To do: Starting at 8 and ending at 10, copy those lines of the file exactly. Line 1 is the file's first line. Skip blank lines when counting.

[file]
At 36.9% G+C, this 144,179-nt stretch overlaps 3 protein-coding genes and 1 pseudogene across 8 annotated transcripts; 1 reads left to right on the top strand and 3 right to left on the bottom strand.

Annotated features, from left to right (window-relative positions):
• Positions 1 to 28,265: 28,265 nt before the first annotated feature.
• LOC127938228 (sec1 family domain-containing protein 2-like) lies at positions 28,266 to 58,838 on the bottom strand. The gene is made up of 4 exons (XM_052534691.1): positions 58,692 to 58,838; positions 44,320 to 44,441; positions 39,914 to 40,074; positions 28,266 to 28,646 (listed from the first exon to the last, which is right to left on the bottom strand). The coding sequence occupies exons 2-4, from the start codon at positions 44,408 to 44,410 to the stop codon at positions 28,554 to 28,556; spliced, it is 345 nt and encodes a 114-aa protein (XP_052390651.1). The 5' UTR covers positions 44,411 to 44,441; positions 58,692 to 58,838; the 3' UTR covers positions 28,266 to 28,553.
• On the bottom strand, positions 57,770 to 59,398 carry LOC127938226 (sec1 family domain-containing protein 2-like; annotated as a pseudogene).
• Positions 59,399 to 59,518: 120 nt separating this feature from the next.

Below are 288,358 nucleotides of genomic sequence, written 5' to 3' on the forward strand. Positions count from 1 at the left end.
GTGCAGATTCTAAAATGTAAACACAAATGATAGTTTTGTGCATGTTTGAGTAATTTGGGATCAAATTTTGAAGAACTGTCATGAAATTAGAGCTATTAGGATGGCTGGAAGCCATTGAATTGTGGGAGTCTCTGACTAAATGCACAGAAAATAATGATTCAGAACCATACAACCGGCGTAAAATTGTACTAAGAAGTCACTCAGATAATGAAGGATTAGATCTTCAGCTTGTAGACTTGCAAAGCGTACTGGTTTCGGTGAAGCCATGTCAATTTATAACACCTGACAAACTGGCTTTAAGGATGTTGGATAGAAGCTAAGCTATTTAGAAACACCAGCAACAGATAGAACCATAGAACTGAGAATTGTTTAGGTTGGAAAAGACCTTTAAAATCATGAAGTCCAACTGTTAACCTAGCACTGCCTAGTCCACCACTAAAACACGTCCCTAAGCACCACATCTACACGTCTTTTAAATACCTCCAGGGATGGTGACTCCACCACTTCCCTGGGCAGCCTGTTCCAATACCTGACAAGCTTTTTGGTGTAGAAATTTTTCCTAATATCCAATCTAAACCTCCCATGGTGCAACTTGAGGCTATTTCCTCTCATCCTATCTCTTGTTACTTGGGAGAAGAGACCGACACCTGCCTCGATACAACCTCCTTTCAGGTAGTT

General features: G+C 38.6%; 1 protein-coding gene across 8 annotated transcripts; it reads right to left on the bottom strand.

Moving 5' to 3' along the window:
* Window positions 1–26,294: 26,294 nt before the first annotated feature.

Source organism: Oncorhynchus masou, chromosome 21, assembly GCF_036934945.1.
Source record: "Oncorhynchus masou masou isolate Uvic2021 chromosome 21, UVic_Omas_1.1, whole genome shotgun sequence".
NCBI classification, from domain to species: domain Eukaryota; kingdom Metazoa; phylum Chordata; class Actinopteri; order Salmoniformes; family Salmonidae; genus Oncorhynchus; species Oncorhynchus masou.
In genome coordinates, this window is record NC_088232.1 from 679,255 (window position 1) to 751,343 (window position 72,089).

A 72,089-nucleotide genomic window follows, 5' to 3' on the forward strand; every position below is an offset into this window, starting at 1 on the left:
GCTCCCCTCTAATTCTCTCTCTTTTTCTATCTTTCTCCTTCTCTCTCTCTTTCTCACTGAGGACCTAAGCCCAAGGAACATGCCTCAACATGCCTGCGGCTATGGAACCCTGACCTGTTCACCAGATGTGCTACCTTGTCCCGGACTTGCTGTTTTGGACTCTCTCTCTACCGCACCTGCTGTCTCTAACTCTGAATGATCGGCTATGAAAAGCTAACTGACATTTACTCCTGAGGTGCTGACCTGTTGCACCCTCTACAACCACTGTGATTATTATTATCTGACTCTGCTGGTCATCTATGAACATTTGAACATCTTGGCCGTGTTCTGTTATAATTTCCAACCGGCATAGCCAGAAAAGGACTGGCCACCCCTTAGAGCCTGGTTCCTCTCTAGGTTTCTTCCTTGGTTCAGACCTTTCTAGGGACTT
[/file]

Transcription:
GTGCAGATTCTAAAATGTAAACACAAATGATAGTTTTGTGCATGTTTGAGTAATTTGGGATCAAATTTTGAAGAACTGTCATGAAATTAGAGCTATTAGGATGGCTGGAAGCCATTGAATTGTGGGAGTCTCTGACTAAATGCACAGAAAATAATGATTCAGAACCATACAACCGGCGTAAAATTGTACTAAGAAGTCACTCAGATAATGAAGGATTAGATCTTCAGCTTGTAGACTTGCAAAGCGTACTGGTTTCGGTGAAGCCATGTCAATTTATAACACCTGACAAACTGGCTTTAAGGATGTTGGATAGAAGCTAAGCTATTTAGAAACACCAGCAACAGATAGAACCATAGAACTGAGAATTGTTTAGGTTGGAAAAGACCTTTAAAATCATGAAGTCCAACTGTTAACCTAGCACTGCCTAGTCCACCACTAAAACACGTCCCTAAGCACCACATCTACACGTCTTTTAAATACCTCCAGGGATGGTGACTCCACCACTTCCCTGGGCAGCCTGTTCCAATACCTGACAAGCTTTTTGGTGTAGAAATTTTTCCTAATATCCAATCTAAACCTCCCATGGTGCAACTTGAGGCTATTTCCTCTCATCCTATCTCTTGTTACTTGGGAGAAGAGACCGACACCTGCCTCGATACAACCTCCTTTCAGGTAGTT

General features: G+C 38.6%; 1 protein-coding gene across 8 annotated transcripts; it reads right to left on the bottom strand.

Moving 5' to 3' along the window: